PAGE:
- [Show abstract] [Hide abstract]
ABSTRACT: In this study, we retrospectively analyzed the outcomes of adults with bicuspid aortic valve (BAV) disease who underwent aortic valve reconstructive surgery (AVRS), consisting of replacement of the diseased BAV with 2 or 3 pericardial leaflets plus fixation of the sinotubular junction for accurate and constant leaflet coaptation. From December 2007 through April 2013, 135 consecutive patients (mean age, 49.2 ± 13.1 yr; 73.3% men) with symptomatic BAV disease underwent AVRS. Raphe was observed in 84 patients (62.2%), and the remaining 51 patients had pure BAV without raphe. A total of 122 patients (90.4%) underwent 3-leaflet reconstruction, and 13 (9.6%) underwent 2-leaflet reconstruction. Concomitant aortic wrapping with an artificial graft was performed in 63 patients (46.7%). There were no in-hospital deaths and 2 late deaths (1.5%); 6 patients (4.4%) needed valve-related reoperation. The 5-year cumulative survival rate was 98% ± 1.5%, and freedom from valve-related reoperation at 5 years was 92.7% ± 3.6%. In the last available echocardiograms, aortic regurgitation was absent or trivial in 116 patients (85.9%), mild in 16 (11.9%), moderate in 2 (1.5%), and severe in one (0.7%). The mean aortic valve gradient was 10.2 ± 4.5 mmHg, and the mean aortic valve orifice area index was 1.3 ± 0.3 cm(2)/m(2). The 3-leaflet technique resulted in lower valve gradients and greater valve areas than did the 2-leaflet technique. Thus, in patients with BAV, AVRS yielded satisfactory early and midterm results with low mortality rates and low reoperation risk after the initial procedure.12/2014; 41(6):585-91.
- [Show abstract] [Hide abstract]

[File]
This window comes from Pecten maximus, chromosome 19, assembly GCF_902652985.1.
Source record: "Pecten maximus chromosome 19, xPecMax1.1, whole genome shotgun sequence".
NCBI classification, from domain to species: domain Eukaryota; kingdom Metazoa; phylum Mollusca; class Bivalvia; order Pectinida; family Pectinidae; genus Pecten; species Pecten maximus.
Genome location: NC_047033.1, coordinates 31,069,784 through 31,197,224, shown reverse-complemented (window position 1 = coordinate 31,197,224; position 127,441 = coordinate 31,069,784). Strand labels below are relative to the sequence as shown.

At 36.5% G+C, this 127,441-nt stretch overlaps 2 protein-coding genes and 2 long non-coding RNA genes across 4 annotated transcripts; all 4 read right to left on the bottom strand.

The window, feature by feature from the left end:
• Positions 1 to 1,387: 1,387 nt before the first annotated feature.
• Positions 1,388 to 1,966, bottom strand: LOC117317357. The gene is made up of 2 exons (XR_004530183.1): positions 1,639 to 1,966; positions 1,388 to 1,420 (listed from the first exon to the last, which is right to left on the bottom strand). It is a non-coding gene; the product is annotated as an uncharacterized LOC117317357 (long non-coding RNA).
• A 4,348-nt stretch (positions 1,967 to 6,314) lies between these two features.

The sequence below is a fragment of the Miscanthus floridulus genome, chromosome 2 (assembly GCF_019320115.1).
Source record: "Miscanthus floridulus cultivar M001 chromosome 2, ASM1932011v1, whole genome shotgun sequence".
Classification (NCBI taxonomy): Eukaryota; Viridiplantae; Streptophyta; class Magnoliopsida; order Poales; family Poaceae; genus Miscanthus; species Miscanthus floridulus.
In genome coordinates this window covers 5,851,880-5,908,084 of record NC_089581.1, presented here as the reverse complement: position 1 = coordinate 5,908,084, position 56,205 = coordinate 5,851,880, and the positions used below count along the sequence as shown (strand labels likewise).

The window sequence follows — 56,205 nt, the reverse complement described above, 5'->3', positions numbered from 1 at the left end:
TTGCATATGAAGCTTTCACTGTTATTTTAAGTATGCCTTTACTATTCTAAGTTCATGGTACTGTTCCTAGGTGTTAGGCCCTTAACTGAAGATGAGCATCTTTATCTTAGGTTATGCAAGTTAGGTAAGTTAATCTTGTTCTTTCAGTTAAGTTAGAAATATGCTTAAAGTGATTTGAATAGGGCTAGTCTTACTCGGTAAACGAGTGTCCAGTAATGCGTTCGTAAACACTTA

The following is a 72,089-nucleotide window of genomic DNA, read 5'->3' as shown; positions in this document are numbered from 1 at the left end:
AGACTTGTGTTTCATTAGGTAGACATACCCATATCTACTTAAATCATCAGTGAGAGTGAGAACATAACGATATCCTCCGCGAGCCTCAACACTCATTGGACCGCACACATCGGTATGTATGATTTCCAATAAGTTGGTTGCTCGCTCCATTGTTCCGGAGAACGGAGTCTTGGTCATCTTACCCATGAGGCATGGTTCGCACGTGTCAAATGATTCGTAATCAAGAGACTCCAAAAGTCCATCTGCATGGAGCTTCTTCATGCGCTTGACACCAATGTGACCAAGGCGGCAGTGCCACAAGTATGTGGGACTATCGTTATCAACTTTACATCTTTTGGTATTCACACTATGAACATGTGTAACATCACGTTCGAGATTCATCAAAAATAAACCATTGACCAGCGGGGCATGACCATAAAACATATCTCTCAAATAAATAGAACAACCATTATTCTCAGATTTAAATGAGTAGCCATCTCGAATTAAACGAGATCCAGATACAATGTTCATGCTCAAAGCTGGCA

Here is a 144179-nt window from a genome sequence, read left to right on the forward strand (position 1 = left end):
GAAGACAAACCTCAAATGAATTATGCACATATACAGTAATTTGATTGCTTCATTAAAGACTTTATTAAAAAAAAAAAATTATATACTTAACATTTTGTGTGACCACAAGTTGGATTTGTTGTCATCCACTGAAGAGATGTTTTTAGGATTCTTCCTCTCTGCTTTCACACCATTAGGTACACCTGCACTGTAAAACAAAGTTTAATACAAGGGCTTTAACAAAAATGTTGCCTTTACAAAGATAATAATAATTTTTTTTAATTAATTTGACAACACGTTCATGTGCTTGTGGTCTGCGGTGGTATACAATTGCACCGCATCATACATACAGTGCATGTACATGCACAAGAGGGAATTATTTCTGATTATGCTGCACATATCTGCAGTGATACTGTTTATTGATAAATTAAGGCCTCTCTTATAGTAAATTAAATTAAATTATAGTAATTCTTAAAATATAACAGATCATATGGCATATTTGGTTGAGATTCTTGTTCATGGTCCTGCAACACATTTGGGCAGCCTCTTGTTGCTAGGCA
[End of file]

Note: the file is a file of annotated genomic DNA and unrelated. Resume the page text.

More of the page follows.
ABSTRACT: The general approach in heart valve tissue engineering is to mimic the shape of the native valve in the attempt to recreate the natural haemodynamics. In this paper we report the fabrication of the first tissue engineered heart valve (TEHV) based on a tubular leaflet design, where the function of the leaflets of semilunar heart valves is performed by a simple tubular construct sutured along a circumferential line at the root and at three single points at the sinotubular junction. The tubular design is a recent development in pericardial (non viable) bioprostheses which has attracted interest because of the simplicity of the construction and the reliability of the implantation technique. Here we push the potential of the concept further from the fabrication and material point of view to realize the tube-in-tube valve: an autologous, living HV with remodelling and growing capability, physiological haemocompatibility, simple to construct and fast to implant. We developed two different fabrication/conditioning procedures and produced fibrin-based constructs embedding cells from the ovine umbilical cord artery according to the two different approaches. Tissue formation was confirmed by histology and immunohistology. The design of the tube-in-tube foresees the possibility of using a textile co-scaffold (here demonstrated with a warp-knitted mesh) to achieve enhanced mechanical properties in vision of implantation in the aortic position. The tube-in-tube represents an attractive alternative to the conventional design of TEHVs aiming at reproducing the valvular geometry.Tissue Engineering Part C Methods 07/2013; · 4.64 Impact Factor